Reduction of filter efficiency was noted during the trials. Although this was first thought to be due to sulphide poisoning of the zooglea, fu"rther experimentation (still proceeding) indicates that the




Odour control by passing the foul air up through soil beds has been successfully employed in the USA for some years. The air is forced up through a bed of moist loam where soil micro-organisms extract hydrogen sulphide from the air. At a flow of 0.35 cu. ft. per minute per sq. ft. of soil surface, sulphide gas concentrations of 15 mg/I have been reduced to an imperceptible level using a depth of loam of 32". The effectiveness of the soil beds apparently does not diminish markedly over a period:



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P, V, C.




Odour removal by adsorption has been widely employed in fields other than sanitary engineering with activated carbon frequently used as the adsorptive medium. Studies in the USA have shown however that there are several limitations in the use of activated carbon.

Only small concentrations of hydrogen sulphide can be present in the air because of the possibility of a fire or explosion occurring due to heat being liberated by the activated carbon during the removal process. The heat is produced by chemical reaction between the hydrogen sulphide and the activated carbon. Generally the size of filters structures is quite large and whilst this form of odour control has been used in the USA on a number of smaller installations it is not generally considered to be a desirable or economic means of odour control for sewerage schemes. COMBUSTION

Odours can be destroyed by combustion at temperatures in the order of 1300°F but it is generally economical to do this only in large plants where the heating units can be operated at th0 higher teiTiperatures required. MASKING

In recent years general plant odours have sometimes been controlled by masking or counteracting the offensive odour with other One installation has deodorised odours calculated either to provide air from a pumping station success- a less unpleasant over-riding smell fully for a period of three years, or, due to the interference of the using a greenhouse to maintain soil added aroma, to lower the temperatures in the range of 25° threshold level of the gases. There to 30°C, but in our climate soil tem- are several proprietary chemical peratures would usually be in this lines on the market and costs are range without protection. quite high. This method is not in Facilities need to be provided for the author's opinion, a proper watering and promoting a grass and method of odour control and its plant growth on the soil bed, which usefulness yvould appear to be reshelps to maintain the porosity of tricted to' providing temporary the bed. Details of a typical soil bed odour alleviation during particular operations or pending installation installation are shown in Figure 2. of one of the foul air control This method represents a cheap systems described. and simple method of odour control. Such an installation has SCRUBBING been installed in the Elanora TreatScrubbing of sewer gases is ment Plant on the Gold Coast and somewhat similar in principle to the will shortly be put into service. biofilter tower with the exception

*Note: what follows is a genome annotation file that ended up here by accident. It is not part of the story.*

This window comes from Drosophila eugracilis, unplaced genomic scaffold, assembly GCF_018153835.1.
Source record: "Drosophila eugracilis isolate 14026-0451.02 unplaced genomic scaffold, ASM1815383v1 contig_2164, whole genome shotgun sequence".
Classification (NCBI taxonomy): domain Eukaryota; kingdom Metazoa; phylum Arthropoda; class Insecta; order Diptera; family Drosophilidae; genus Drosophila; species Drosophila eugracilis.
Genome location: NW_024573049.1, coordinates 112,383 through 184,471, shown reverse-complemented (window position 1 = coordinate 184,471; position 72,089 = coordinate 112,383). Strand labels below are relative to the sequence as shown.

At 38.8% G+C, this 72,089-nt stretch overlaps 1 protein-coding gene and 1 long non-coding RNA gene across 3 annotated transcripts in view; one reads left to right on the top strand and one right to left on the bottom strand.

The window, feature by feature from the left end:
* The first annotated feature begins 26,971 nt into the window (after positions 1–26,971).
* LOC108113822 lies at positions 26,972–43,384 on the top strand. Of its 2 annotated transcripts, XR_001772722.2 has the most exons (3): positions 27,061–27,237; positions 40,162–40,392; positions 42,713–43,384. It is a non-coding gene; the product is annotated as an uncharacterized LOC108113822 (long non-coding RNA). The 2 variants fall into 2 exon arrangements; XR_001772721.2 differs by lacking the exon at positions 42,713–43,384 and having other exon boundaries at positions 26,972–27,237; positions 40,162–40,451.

that the oxidation of sulphides to feature. Indicative all-up operating sulphates is carried out by the use cost for this means of control is in of hypochlorite or other oxidising the order of 20c per 1,000 c.f.m. of .solution. ·foul air treated, per part per million The tower consists of a scrubbing of hydrogen sulphide, per day of column packed with ceramic rings operation. Cost of ventilation or plastic media through which the system is not included. hypochlorite solution is passed. The foul air is blown counter-flow One example of this system is a through the packed tower and test plant installed by the Sydney oxidised by contact with the Water Board at one of the major hypochlorite. The spent solution is syphon crossings of Sydney Harbour which reduces the concollected at the base of the tower, centration of H'S in the air stream re-generated by means of elect I r II d from in excess of 3 p.p.m. to an ro y 1c ce s an re-cycled through imperceptible level. the system. This system could for example, be installed quite readily in a CONCLUSION The paper has referred principalreasonable sized sewage· pump station superstructure. Due to its ly to control of odours at the inlet higher running costs it is generally to the treatment plant where it can consioered less economical for use be reasonably agreed that most of at treatment plants where the the odour problems arise. If volume of foul air is quite high but sewage is in reasonably good conpatented hypochlorite re-genera- dition prior to primary and....;. secon: .;_ lion systems may improve this dary treatment and plant